‘The death of the undifferentiated SSP’: Scale SSPs say they’re not going anywhere anytime soon
Not all SSPs are mired in their own existential crisis despite how it may seem. Some are doing just fine.
Recent financial updates from the two largest SSPs — PubMatic and Magnite — say as much. They showed that things could be a lot worse all things considered. Yes, they have problems, including an ad slowdown and a dearth of quality CTV impressions. But few of them are big enough to give these ad tech vendors heartburn.
PubMatic, for example, saw its revenue for the final quarter of 2022 dip 1.7% on the same period the year prior to $74.3 million. It was a bitter end to an otherwise sweet year, during which time the business raked in $256.4 million, 13% on the previous year.
Still, execs at PubMatic are trying to remain upbeat about it all. They saw enough in those final three months of the year to believe that their business remains insulated from the worst of the pressures weighing down on the ad tech industry. That is to say the business continues to see a steady flow of ad dollars into its platform. Over the fourth quarter, the business saw its automotive and food and drink advertising verticals grow at 25%. It helped soften the loss of dollars in shopping, tech and personal finance, all of which in aggregate declined 13% in the same period a year ago.
Looking ahead, the business believes things will continue to be bumpy until the second half of the year. This is when it expects its finances to take a turn for the better on the back of more ad spending, better profitability thanks to cost cuts and optimization to its tech.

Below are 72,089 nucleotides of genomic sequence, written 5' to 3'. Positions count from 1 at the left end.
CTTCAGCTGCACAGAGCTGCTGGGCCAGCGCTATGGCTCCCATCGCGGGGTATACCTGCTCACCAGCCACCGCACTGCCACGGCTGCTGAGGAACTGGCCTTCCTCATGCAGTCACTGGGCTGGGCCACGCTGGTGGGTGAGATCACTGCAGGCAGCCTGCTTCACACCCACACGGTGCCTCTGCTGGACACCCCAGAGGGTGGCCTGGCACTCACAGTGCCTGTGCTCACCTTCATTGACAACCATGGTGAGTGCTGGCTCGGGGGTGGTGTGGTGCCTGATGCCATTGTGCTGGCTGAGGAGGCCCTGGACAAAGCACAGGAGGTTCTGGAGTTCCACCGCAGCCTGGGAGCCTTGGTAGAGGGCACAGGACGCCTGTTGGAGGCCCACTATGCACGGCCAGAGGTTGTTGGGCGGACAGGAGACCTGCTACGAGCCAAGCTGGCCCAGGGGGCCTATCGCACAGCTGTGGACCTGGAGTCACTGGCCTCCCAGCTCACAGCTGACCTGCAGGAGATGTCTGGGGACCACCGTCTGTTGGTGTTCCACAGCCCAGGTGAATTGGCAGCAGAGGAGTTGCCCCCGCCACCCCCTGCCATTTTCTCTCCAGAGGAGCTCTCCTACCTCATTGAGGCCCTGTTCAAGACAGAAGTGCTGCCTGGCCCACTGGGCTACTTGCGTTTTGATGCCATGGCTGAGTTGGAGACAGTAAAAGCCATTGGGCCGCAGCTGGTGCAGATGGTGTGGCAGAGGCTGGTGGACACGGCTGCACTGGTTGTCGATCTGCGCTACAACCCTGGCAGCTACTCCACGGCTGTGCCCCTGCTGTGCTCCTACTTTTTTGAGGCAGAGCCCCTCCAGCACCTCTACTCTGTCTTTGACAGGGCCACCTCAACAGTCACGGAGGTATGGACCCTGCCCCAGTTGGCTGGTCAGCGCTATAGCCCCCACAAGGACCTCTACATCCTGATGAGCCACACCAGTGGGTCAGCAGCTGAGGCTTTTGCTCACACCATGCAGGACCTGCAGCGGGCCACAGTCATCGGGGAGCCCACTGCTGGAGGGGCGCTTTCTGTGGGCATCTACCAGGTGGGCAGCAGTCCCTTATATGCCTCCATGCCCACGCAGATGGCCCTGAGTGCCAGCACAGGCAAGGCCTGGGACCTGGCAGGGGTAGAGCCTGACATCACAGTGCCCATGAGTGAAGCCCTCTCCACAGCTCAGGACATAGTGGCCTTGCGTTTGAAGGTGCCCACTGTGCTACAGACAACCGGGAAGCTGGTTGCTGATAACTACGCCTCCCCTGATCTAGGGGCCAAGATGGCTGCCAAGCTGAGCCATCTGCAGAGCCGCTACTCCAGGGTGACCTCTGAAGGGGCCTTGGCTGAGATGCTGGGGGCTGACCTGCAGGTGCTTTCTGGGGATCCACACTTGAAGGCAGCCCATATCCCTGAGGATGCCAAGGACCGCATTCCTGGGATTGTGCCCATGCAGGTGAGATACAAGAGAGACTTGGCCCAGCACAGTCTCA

Oh, and there are also the unintended benefits that will undoubtedly come as a result of rivals like Yahoo and EMX no longer being around. The closure of those SSPs, especially the Yahoo one, eliminates one route to publishers advertisers would’ve used and as a result those ad dollars will be redistributed to other SSPs that work with the same publishers. Chances are that both Magnite and PubMatic would expect to be in the frame for that money. Granted, those gains won’t be felt anytime soon. Yahoo has said it will shut down its SSP until the end of the year.
“Whether it’s via supply-path optimization or through some of these SSP closures, the industry is clearly consolidating around fewer, bigger platforms,” said PubMatic CEO Rajeev Goel on the company’s earnings call. “We see ourselves as a winner in the process as recognised by our historical share gains, and what we would expect to see in the future. This economic situation is only going to accelerate the consolidation that many of us have felt should’ve already have happened on the sell-side, not least because it has already done so on the buy-side of ad tech.”
Elsewhere, Magnite continued to chug along. Things aren’t great for the ad tech vendor. Like PubMatic it has its fair share of problems. Even so, its far from going the way of the dinosaur. On the contrary, it raked in $156 million in the final quarter of 2022, up 10% on the same period the year prior but flat on the previous month.
In simple terms, the performance was fine, just not stellar. Magnite attributed some of this to CTV. But it was quick to talk up the chances of things picking up sooner, not later. Not least because it continues to lock down more quality inventory in a CTV market where it is in limited supply.
However, all that supply is nothing without demand so Magnite has been trying to lock that down too. CEO Michael Barrett told analysts that.a recent deal with Horizon Media and an expansion of its existing one with GroupM would help do just that. In fact, there’s arguably much more value in a business like Magnite doing this (aggregating advertiser demand), than trying to sustain a business on non-exclusive aggregated supply.